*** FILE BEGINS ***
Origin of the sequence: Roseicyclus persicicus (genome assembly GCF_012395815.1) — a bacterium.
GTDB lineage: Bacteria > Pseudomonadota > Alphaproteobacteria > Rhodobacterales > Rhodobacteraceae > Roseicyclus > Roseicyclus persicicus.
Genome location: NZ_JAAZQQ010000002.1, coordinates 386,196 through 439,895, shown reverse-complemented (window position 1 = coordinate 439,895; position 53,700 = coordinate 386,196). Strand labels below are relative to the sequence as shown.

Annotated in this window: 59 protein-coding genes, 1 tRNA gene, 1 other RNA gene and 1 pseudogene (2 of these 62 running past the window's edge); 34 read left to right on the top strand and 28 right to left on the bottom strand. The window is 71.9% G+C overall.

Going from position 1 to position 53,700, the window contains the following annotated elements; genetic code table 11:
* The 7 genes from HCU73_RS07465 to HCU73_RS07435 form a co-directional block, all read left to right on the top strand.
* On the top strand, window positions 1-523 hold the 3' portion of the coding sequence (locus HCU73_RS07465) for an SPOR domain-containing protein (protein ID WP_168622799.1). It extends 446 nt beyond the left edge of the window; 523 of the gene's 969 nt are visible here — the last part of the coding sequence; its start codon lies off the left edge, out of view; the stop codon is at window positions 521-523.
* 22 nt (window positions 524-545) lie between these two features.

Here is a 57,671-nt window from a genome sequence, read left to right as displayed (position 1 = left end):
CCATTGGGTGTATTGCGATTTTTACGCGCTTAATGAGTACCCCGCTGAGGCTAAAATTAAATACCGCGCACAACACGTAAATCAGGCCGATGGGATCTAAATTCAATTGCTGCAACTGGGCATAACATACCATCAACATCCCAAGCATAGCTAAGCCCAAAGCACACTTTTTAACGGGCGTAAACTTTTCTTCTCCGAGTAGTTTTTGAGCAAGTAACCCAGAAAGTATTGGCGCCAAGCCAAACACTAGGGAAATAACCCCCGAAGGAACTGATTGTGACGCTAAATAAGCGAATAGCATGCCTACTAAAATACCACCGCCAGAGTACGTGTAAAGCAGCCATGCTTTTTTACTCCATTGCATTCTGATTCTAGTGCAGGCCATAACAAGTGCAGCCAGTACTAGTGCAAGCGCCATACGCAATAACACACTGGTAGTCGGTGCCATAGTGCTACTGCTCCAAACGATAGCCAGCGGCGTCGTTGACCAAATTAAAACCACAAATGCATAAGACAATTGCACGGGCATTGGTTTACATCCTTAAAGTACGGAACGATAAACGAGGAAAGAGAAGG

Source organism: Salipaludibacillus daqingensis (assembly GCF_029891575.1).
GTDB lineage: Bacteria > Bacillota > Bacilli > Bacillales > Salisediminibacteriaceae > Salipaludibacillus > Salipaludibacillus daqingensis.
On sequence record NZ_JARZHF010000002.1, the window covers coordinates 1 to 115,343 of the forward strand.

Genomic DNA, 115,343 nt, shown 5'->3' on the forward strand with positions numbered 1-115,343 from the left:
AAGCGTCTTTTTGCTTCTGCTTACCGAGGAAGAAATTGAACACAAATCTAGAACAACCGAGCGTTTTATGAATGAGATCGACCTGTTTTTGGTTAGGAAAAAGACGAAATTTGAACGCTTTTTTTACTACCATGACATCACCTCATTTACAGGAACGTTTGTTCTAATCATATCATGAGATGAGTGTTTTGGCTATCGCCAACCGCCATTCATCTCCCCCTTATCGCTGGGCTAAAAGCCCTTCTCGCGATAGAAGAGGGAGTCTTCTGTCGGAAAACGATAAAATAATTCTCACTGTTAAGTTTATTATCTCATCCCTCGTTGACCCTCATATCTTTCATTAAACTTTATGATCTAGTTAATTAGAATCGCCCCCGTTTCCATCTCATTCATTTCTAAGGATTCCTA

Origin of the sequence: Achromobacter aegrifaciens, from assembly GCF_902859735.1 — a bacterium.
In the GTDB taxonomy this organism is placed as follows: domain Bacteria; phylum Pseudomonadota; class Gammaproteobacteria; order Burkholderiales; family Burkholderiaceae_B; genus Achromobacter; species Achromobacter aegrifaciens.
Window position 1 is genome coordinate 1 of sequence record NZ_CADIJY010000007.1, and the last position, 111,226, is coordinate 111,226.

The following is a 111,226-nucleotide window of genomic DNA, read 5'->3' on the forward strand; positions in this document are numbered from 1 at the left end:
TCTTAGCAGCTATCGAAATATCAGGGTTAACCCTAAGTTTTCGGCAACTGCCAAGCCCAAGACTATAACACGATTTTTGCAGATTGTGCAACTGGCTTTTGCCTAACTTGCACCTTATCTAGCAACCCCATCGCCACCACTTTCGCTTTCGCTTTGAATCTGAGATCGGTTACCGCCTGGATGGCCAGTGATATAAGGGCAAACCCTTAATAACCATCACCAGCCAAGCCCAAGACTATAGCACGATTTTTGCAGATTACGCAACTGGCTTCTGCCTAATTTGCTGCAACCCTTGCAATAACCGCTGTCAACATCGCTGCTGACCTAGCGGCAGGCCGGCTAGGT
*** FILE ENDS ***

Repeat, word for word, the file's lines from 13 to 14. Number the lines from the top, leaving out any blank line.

On sequence record NZ_JARZHF010000002.1, the window covers coordinates 1 to 115,343 of the forward strand.

Genomic DNA, 115,343 nt, shown 5'->3' on the forward strand with positions numbered 1-115,343 from the left: